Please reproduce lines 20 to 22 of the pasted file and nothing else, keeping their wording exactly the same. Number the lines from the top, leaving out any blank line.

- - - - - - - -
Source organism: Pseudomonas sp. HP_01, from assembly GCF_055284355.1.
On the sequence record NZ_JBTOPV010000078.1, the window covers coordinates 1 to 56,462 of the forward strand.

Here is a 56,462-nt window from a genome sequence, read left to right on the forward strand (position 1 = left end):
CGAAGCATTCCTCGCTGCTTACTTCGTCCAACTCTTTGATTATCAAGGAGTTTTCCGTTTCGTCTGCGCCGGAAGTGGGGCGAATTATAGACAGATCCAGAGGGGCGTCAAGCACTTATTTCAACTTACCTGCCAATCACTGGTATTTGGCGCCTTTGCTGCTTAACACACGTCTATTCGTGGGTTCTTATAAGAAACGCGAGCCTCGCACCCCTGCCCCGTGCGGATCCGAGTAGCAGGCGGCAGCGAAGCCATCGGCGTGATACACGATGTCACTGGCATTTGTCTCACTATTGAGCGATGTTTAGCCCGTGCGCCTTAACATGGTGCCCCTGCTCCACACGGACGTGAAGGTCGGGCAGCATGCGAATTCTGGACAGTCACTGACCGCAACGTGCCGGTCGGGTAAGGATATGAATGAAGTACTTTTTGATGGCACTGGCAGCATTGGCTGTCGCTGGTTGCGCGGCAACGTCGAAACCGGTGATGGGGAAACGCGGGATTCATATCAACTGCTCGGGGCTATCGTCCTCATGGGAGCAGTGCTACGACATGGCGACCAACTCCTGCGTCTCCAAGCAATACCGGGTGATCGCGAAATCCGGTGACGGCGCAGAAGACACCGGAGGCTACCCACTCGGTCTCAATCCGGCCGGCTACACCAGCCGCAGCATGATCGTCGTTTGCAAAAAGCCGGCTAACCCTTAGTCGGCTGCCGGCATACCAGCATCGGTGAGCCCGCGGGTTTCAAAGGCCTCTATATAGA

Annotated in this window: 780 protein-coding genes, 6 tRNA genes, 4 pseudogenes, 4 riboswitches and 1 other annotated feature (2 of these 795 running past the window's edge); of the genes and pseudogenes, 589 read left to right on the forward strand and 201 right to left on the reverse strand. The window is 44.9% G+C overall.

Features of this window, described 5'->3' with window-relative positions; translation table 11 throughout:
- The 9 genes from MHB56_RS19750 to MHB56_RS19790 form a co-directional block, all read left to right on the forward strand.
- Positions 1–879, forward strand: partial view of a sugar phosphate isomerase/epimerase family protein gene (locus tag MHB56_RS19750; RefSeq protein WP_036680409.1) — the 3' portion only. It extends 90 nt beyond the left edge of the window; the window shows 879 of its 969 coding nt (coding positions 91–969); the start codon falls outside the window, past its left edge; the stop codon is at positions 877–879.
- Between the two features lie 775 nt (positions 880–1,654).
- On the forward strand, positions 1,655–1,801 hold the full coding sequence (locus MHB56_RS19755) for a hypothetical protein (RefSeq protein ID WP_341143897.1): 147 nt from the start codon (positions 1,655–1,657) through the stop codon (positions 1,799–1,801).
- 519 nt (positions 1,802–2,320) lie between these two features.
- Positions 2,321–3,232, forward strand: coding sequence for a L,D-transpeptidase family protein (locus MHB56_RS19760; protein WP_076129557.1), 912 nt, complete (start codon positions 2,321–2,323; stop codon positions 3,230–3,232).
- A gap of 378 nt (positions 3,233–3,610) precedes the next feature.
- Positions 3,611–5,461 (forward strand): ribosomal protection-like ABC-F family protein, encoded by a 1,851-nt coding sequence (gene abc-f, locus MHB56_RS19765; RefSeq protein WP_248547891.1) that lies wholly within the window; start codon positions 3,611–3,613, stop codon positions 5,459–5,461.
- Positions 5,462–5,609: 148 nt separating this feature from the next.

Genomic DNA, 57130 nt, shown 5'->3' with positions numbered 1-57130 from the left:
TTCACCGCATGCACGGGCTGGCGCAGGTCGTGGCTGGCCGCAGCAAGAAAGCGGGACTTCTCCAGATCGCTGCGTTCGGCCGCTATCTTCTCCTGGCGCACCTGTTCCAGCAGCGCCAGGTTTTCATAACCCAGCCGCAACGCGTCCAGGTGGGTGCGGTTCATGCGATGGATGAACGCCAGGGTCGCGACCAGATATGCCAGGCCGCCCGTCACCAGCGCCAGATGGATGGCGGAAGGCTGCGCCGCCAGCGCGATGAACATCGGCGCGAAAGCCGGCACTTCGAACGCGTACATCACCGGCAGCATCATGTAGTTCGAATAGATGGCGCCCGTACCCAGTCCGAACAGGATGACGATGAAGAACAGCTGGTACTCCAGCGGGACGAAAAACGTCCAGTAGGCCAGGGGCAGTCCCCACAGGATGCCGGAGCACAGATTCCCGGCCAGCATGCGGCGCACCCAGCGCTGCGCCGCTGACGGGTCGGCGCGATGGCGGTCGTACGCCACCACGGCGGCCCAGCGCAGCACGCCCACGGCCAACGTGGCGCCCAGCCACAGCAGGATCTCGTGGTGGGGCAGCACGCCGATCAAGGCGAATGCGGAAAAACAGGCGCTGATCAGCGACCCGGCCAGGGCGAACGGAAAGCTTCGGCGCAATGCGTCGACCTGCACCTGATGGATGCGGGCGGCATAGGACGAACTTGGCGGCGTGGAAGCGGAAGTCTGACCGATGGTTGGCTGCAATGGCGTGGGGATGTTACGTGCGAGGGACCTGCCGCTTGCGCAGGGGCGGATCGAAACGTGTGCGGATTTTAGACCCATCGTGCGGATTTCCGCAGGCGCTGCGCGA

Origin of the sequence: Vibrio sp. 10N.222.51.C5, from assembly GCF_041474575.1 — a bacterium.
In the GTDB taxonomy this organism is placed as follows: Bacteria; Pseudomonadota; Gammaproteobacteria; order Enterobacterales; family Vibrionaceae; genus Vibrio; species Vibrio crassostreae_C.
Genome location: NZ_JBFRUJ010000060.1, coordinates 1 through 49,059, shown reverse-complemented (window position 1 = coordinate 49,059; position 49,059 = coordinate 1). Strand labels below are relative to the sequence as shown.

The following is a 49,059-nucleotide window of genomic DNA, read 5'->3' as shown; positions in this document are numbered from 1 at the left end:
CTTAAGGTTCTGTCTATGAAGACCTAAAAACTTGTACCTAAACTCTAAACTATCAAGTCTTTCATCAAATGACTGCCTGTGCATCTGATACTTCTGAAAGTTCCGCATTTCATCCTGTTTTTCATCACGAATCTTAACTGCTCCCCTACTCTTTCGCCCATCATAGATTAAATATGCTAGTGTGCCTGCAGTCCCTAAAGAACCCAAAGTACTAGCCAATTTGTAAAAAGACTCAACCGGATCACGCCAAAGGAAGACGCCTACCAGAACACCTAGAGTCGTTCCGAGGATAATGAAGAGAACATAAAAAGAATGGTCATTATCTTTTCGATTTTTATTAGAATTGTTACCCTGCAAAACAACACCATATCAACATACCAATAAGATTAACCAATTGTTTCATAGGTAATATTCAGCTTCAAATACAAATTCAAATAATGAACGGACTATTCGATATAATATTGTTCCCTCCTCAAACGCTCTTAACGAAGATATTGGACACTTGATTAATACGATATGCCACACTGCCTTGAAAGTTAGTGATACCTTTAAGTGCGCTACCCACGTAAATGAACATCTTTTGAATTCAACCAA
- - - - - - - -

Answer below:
Genome location: NZ_JBFRUJ010000060.1, coordinates 1 through 49,059, shown reverse-complemented (window position 1 = coordinate 49,059; position 49,059 = coordinate 1). Strand labels below are relative to the sequence as shown.

The following is a 49,059-nucleotide window of genomic DNA, read 5'->3' as shown; positions in this document are numbered from 1 at the left end:
CTTAAGGTTCTGTCTATGAAGACCTAAAAACTTGTACCTAAACTCTAAACTATCAAGTCTTTCATCAAATGACTGCCTGTGCATCTGATACTTCTGAAAGTTCCGCATTTCATCCTGTTTTTCATCACGAATCTTAACTGCTCCCCTACTCTTTCGCCCATCATAGATTAAATATGCTAGTGTGCCTGCAGTCCCTAAAGAACCCAAAGTACTAGCCAATTTGTAAAAAGACTCAACCGGATCACGCCAAAGGAAGACGCCTACCAGAACACCTAGAGTCGTTCCGAGGATAATGAAGAGAACATAAAAAGAATGGTCATTATCTTTTCGATTTTTATTAGAATTGTTACCCTGCAAAACAACACCATATCAACATACCAATAAGATTAACCAATTGTTTCATAGGTAATATTCAGCTTCAAATACAAATTCAAATAATGAACGGACTATTCGATATAATATTGTTCCCTCCTCAAACGCTCTTAACGAAGATATTGGACACTTGATTAATACGATATGCCACACTGCCTTGAAAGTTAGTGATACCTTTAAGTGCGCTACCCACGTAAATGAACATCTTTTGAATTCAACCAA